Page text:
Other graphene derivatives include graphene oxide and fluorinated graphene. These derivatives also provide for band gap modification, exfoliation, and use as substrates for devices and active molecules. Graphene oxide and oxidized graphite are widely used in research in applications including lithium intercalation battery materials, supercapacitor electrodes, solar cell coatings, biomaterials, biosensors, and chemical sensors [4,17,18]. Graphene oxide is a more heterogeneous material than graphane having a variety of epoxy, hydroxyl, carboxyl, and carbonyl groups attached to the graphitic backbone. Reduction of graphene oxide to graphene by chemical or thermal processes is possible but incomplete, leaving residual oxidation and damage to the graphite structure so that the original graphite structure is never fully recovered .
Fluorinated graphite/graphene is structurally similar to graphane, with one fluorine atom per carbon in the fully saturated state. It shares many of the same characteristics including increasing band gap, exfoliation, and reversion to graphene by thermal or chemical reduction [4,19]. Because of the higher binding energy of fluorine to carbon, fluorinated graphene is more stable than graphane which makes the reversion to graphene or further functionalization of the material more difficult.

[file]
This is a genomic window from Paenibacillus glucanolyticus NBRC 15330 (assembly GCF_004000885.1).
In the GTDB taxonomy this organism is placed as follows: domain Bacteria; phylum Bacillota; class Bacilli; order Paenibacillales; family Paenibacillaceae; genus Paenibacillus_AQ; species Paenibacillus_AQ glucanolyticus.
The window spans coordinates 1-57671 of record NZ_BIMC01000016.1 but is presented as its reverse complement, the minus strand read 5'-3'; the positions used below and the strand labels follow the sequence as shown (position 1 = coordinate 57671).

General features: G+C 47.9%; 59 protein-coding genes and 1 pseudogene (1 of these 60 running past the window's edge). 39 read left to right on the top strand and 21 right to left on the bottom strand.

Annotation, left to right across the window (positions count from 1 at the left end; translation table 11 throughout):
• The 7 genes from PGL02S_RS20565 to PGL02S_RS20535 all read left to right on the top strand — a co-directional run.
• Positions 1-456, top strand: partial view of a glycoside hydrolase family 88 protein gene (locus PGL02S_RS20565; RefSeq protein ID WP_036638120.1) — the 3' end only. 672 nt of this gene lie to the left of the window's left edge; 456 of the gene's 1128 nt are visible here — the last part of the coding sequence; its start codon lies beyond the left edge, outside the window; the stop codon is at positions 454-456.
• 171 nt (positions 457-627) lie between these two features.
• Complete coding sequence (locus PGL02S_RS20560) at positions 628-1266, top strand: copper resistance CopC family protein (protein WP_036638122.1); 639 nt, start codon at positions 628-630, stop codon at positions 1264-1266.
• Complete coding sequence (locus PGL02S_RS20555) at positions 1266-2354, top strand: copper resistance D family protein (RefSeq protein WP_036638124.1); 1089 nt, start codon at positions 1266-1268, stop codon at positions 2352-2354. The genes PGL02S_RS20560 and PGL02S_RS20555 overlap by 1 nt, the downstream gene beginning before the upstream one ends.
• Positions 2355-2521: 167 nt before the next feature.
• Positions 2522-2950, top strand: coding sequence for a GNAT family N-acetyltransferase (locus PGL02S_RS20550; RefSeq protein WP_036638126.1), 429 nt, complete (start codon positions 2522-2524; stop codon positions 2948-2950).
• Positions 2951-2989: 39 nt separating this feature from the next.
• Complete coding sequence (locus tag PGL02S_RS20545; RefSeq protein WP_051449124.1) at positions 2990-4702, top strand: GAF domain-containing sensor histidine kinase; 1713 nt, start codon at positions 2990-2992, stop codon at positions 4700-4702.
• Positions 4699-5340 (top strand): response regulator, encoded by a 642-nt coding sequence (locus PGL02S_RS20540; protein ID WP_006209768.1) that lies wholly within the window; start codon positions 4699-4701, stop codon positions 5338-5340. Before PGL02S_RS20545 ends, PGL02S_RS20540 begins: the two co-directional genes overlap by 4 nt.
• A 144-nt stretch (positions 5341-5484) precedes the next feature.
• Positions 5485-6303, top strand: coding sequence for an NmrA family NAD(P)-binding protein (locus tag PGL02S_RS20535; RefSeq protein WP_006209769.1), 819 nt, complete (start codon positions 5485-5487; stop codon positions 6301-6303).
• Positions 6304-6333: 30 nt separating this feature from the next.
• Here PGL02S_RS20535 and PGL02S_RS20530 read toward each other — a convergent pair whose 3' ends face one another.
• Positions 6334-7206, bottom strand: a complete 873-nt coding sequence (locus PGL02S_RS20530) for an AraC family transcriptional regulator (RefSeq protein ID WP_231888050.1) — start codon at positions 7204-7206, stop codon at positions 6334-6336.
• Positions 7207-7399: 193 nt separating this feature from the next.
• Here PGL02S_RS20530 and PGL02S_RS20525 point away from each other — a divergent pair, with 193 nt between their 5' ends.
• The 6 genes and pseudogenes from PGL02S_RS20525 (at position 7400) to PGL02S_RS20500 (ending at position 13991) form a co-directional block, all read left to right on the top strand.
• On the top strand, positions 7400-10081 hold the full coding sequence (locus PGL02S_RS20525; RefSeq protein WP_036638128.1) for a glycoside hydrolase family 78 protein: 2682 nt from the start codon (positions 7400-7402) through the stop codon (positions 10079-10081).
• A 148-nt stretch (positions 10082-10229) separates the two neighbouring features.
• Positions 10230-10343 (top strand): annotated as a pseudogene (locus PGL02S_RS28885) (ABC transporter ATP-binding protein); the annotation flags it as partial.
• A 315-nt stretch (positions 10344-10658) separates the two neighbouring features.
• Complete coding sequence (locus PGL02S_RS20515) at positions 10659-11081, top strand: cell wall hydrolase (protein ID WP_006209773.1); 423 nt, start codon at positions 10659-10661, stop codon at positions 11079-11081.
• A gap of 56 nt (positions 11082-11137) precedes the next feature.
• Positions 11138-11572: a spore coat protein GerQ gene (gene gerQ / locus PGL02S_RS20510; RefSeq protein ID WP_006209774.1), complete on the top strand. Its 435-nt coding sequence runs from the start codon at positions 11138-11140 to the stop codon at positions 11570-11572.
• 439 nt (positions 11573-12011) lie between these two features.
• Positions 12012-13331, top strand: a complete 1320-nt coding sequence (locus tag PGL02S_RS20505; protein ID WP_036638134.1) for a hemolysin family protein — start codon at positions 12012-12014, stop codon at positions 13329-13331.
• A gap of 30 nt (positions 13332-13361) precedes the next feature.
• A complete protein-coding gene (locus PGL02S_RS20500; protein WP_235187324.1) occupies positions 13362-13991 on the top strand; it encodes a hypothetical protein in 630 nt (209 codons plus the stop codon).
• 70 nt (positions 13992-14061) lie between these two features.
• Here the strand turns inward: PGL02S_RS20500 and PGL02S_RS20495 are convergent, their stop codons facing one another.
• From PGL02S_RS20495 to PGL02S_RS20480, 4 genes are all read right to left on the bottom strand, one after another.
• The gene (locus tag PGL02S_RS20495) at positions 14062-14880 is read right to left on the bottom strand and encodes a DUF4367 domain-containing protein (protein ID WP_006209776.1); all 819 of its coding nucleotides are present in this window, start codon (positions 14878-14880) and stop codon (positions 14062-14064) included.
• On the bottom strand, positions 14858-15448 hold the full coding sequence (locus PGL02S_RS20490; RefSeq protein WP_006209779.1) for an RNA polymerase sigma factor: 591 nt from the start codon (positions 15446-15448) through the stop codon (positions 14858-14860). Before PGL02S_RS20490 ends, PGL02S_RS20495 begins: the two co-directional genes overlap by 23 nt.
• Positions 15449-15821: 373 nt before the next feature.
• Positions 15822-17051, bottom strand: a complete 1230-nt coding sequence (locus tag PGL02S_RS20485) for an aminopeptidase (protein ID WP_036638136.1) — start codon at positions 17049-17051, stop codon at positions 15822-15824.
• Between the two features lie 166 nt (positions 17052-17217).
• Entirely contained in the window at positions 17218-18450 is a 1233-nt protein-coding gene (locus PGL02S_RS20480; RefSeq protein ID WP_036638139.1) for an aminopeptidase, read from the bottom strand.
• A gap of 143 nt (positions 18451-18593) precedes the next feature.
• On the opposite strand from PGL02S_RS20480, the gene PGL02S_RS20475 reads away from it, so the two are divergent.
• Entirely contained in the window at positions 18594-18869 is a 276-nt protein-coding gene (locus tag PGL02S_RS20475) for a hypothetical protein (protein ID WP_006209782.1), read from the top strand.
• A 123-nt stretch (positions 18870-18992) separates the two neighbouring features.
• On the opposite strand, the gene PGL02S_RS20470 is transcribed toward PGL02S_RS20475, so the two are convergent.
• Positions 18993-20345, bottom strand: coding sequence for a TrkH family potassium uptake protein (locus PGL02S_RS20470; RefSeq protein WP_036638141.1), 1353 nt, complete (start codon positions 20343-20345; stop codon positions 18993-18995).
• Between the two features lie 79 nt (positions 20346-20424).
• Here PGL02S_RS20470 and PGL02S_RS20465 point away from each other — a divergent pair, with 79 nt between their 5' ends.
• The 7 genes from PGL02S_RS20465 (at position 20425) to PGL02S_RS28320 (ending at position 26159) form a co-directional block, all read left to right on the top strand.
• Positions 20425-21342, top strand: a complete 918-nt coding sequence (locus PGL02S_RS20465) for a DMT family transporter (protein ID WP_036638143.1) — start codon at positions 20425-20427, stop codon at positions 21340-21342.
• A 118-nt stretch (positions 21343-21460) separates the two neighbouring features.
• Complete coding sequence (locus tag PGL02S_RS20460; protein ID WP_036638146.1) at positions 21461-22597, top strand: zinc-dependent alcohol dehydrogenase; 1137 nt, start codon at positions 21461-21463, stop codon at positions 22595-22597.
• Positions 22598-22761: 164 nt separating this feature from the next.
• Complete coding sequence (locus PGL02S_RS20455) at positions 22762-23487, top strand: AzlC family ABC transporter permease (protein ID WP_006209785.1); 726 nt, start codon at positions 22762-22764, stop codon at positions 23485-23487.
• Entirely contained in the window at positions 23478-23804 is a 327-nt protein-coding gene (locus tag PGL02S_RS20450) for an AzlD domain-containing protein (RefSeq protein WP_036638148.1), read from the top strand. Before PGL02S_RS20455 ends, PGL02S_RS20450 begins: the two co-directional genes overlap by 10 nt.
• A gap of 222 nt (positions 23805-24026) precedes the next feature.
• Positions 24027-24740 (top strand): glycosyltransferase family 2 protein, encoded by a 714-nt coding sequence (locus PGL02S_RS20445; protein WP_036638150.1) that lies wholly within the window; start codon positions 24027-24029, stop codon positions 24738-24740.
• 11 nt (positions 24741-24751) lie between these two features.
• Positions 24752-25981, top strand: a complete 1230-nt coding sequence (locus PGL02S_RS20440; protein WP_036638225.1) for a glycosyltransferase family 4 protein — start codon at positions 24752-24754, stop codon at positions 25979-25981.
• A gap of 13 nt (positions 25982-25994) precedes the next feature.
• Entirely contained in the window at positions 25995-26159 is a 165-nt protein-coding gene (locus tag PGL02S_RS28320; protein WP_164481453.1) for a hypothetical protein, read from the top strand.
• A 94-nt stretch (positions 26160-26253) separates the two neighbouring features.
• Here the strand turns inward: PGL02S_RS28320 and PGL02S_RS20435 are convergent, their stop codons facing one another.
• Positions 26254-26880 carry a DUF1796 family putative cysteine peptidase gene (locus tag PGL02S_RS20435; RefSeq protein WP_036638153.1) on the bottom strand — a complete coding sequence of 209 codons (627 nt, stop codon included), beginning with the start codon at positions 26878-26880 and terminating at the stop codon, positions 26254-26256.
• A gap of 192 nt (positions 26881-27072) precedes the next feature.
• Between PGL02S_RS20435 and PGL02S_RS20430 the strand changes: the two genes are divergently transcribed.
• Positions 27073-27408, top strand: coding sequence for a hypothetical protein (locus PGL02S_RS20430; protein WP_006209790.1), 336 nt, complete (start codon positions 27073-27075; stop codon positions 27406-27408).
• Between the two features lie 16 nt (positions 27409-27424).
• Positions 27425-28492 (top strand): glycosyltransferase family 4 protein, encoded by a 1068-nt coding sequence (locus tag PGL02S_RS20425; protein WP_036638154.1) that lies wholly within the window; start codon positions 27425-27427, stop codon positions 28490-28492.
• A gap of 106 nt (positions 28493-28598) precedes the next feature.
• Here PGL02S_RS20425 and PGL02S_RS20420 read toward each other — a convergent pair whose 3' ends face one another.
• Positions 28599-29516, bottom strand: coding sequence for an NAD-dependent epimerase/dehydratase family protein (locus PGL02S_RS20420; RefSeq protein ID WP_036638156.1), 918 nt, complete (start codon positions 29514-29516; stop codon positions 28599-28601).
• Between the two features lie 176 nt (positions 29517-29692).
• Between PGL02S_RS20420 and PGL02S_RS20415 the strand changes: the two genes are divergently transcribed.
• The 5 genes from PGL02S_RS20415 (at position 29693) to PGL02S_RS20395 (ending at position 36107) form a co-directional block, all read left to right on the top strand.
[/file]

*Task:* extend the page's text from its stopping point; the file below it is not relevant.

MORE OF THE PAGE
Graphene derivatives such as fluorinated graphite/graphene, graphene oxide, and others are commercially available through chemical supply outlets. Graphane, however, is not currently available on the market because it is difficult to synthesize and has not yet gained market traction.